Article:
How would ordinary Americans like to go from zero to over $30 million in just the most recent eighteen months? That is what Hillary and Bill did.
And just how did they help other Americans to do the same? They didn’t, otherwise we would have heard about it. That isn’t a good way to present her message to “give the money to the poor through the wealthiest of Americans.”
The Clintons don’t appear to be ready to start giving their fortune – or even parts of it – to the less fortunate anytime soon.
Taking A Different Path
Obviously, Hillary’s campaign wants to steer clear of any discussion of personal fortune. They lean on her family and career. The massive – and often controversial – Clinton Foundation has not been in the spotlight, but it is sure to come up eventually, after having contributors from within the US and around the world, including Saudi Arabia.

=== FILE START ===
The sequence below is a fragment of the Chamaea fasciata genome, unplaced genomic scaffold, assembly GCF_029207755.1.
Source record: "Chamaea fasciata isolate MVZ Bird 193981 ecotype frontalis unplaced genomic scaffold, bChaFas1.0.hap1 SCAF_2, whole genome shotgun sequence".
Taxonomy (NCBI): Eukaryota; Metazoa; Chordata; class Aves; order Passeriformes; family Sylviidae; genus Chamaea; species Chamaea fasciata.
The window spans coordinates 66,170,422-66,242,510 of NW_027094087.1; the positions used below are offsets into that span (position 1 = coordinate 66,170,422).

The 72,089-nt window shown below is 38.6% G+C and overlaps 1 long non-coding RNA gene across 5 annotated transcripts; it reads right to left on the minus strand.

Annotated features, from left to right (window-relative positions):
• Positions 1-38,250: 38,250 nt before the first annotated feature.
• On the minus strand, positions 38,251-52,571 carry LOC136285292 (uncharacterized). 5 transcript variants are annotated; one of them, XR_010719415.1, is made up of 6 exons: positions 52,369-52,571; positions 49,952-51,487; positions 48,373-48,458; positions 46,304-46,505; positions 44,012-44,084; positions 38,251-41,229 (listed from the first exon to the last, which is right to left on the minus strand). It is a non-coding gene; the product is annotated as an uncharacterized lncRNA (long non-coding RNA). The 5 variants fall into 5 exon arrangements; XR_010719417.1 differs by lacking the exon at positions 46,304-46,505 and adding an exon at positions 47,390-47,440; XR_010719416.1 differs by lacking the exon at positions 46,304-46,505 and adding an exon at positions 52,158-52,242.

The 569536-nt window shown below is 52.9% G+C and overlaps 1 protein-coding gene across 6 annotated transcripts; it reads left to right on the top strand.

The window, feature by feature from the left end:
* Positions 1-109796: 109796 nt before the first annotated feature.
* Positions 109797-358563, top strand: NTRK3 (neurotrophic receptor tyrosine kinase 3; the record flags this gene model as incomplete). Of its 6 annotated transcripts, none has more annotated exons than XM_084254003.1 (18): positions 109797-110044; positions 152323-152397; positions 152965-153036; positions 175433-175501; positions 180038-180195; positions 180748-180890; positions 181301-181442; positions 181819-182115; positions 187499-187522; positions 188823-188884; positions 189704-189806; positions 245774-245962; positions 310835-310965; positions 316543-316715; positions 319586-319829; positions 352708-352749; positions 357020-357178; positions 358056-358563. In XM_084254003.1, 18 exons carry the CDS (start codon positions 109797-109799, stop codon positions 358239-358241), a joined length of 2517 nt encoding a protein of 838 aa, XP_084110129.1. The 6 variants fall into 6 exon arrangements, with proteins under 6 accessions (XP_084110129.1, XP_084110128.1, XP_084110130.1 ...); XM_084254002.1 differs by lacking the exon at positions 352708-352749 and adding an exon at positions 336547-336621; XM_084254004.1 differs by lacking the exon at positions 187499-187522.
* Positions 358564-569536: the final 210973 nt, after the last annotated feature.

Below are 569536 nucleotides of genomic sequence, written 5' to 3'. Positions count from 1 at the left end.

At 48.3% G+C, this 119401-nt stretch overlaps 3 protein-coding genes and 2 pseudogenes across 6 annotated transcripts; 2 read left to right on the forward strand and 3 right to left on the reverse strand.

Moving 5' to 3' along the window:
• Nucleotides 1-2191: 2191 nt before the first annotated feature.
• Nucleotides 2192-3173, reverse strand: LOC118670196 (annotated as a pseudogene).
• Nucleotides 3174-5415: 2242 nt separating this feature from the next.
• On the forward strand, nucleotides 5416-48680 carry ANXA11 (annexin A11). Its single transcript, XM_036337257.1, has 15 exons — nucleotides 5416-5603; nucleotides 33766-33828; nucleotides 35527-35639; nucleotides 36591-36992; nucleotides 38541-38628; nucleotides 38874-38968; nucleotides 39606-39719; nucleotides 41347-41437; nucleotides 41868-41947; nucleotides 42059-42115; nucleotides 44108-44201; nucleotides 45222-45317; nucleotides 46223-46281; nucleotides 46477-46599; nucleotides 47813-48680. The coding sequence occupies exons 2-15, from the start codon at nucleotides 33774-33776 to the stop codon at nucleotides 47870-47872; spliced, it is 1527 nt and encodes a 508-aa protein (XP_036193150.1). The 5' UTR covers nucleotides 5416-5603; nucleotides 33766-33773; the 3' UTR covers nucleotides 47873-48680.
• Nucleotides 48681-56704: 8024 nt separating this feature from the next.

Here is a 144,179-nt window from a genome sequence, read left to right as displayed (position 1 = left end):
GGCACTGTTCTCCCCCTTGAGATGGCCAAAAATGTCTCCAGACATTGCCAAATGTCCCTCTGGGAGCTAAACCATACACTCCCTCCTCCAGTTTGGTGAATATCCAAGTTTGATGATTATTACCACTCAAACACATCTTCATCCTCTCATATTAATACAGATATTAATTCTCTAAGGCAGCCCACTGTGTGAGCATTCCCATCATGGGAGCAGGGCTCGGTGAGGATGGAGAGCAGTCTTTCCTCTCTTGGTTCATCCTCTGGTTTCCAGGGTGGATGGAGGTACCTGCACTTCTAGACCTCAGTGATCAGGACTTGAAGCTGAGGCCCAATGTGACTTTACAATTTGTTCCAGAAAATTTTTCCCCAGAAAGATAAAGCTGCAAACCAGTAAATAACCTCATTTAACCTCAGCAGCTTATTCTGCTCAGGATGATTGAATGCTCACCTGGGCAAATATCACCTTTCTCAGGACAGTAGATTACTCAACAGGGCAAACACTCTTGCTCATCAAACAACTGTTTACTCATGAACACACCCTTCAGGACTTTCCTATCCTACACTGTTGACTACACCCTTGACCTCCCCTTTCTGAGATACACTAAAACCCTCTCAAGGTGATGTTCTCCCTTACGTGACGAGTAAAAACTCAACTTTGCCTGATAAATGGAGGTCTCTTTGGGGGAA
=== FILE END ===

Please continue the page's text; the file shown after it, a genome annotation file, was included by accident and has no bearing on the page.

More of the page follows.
Her opposition has plenty of time to work on the negatives.
On Tuesday last week, her focus was on her campaign’s first major policy proposal, relating to universal pre-K education. That is a relatively safe bipartisan issue favored not only by liberal voices in her party, but also by conservative governors in Republican-led states, including Texas. Hillary’s campaign managers obviously know this is a safer bet than continuing to push a populist line at the outset in her presidential campaign.
Showing that Hillary and Bill aren’t the only ones with money on their minds, Hillary’s daughter Chelsea worked at a hedge fund founded by a major Clinton campaign donor, and her husband Marc Mezvinsky has been working on the family ties angle to raise investor money for his hedge fund.
How much trashing of Wall Street and big corporations will Hillary be doing? Little chance of that!
What Next: KISS
What next for Hillary now? Using the KISS principle, you would have to say she is likely to use the same coalition of blacks, Latinos and other minorities that delivered two terms in the White House for Barack Obama.